I have not exactly plumbed the depths of Rogue Ale's (and Spirits)
catalogue of brews. It seems that I've reviewed only two
of their beers and one wasn't even really a beer. Sadly, when I hear Rogue's name mentioned or see their logo, I still think of "novelty" beers first. You know, that Voodoo Doughnut beer – whatever it's really called, the one they brewed using yeast from the brewmaster's beard, et al
This is quite unfair and Rogue offers more than quirky novelty beers and they should be judged on their own merits instead of standing in the shadows of a Sriracha beer (which is pretty tasty, if I do say so myself). I would think that I'd be more into Rogue as a brewery, more interested in delving into their portfolio because I've come to think of it as the consummation of much of the promise of microbrewing. Allow me to explain although I will probably over-romanticize by filtering my hazy memories through rose tinted glasses
In the first half of the 1990s when I was developing my new-found taste for quality beers, the microbrewing movement was, in my opinion, much more aligned with the Slow Food movement than it is today. Back then small breweries – they were micro, after all – that were local was an ideal valued much more 20+ years ago, to my memory. It was understood that there could be variation amongst batches of the same beer because microbreweries weren't like Bud or Miller or Coors. Their production facilities weren't based on Taylorism. Microbrewers were like cobblers with their pegs and awls, not Nike factories.
As time went on microbrews became craft beer and that sense of drinking beer deliberately, drinking beer as an act akin to buying organic carrot from a local farm has faded. I am thinking of a quote from a brewer I heard on a recent episode of The Beer Temple Insiders Roundtable. Sadly I cannot quote it verbatim but it stated that refraining from brewing an IPA was like throwing money away. It was an irrational act.
I feel that locality, understanding where ingredients come from, and the like have taken a back seat to satisfying a hop fetish. People want their Citra and don't seem to really care where it comes from or what else may be in the beer. However, I have to concede the fact that people can name a hop variety and seek it out is to be counted as a victory for the Slow Food Movement. After all, how many friends of Spuds Mckenzie could name the hops used in Bud?
To bring this back to Rogue, the brewery/distillery/cidery/soft drink maker has farms. I don't know if Rogue owns them outright or who but they're called Rogue Farms and they supply the brewery with some of the ingredients used in their brews. And so I give Rogue credit for making good on the promise that the mingling of the microbrewing and Slow Food movements held back when the two were more aligned. Farm-to-brew was the logical endpoint when the two movements were combined.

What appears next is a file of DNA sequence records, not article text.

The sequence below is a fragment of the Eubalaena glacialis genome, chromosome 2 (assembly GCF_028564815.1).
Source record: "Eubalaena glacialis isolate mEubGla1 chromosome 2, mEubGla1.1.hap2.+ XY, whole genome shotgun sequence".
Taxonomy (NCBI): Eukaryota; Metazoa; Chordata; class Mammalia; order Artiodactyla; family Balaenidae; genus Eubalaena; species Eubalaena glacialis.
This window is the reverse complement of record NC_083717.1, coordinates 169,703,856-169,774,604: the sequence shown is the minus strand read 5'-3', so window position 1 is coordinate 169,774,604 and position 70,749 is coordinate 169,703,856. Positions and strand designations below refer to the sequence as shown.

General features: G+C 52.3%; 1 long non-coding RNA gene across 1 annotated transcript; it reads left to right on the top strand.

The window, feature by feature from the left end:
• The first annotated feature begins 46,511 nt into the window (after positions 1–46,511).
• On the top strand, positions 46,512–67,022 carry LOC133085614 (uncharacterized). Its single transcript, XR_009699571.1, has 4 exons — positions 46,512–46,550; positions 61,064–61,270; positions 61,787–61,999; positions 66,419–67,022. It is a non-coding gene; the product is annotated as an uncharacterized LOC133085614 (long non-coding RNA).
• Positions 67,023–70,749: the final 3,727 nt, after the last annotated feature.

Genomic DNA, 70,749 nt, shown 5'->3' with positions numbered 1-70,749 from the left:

Rogue Honey Kolsch
is made with malt and hops grown on Rogue Farms and honey made by Rogue bees. I liked the idea of this combination from the moment I read about it and was keen on trying it. I found a six pack at Steve's on University Avenue and haven't seen it anywhere else in Madison.
It pours a medium yellow and was definitely on the hazy side. Rogue uses some wheat in the brew which I presume is producing the haze. A traditional German Kölsch, however, would be clear. I got roughly an inch of loose white foam atop my glass (I still need to unpack my stangen
) while there were bubbles galore inside the bier.
That distinctive floral, sweet-yet-savory smell of honey shone through on the nose. I'm no honey expert nor do I know where Rogue's bees were getting their nectar but it was less floral to me and more earthy, for lack of a better description. There was also a little bit of lemony citrus and a touch of grain.
All those bubbles translated into some healthy carbonation. I was really happy add the honey flavor. It seems that most of the honey beers I've had don't use much. And so it becomes a minor accent in both the aroma and taste. Here the flavor is rather prominent and leans more to earthy and maybe woody than floral yet it also gave a sweetness like apple. The malt tasted dual-layered with both lighter biscuit as well as a sweeter, more doughy flavor.
If the bier's smell and taste were decidedly not traditional because of the honey, then at least the finish was more like the German import. It was moderately dry with grassy and spicy hop flavor pushing any lingering malt out of the picture. The bitterness was not big but was abetted by the carbonation. Rogue's in-house Alluvial hops are very Noble-like. My glass finished all gussied up with lots of Schaumhaftvermoegen
. There were thin streaks almost everywhere and specks of foam in between.
A really tasty brew. The honey is perfectly toothsome and was used judiciously. Not too much nor too little but rather just the right amount. The bier tasted clean and fairly crisp as if it were lagered for a while. On the malt side, there was a bit more doughy flavor and less of that light, crackery taste that I prefer in a Kölsch. Still, the bier managed a fine light body. If I have a real
complaint it is that it didn't taste very much like a Kölsch. But perhaps there's a tradeoff to be made: you can have your typical fruity yeast flavors or you can have a moderate big honey taste but not both at the same time. Or maybe that apple sweetness I tasted wasn't all honey but was rather the yeast as well.
Regardless of how well or how poorly Honey Kölsch adheres to German or stylistic tradition, it is a tasty brew that goes especially well in the heat.
Junk food pairing: Having a light sweetness and a splendid honey flavor means Honey Kölsch will go well with other honeyed foods. Try Lay's Honey Barbeque potato chips or some Snyder's Honey Mustard & Onion Pretzel Pieces.
Labels: Beer, Kölsch, Rogue Ales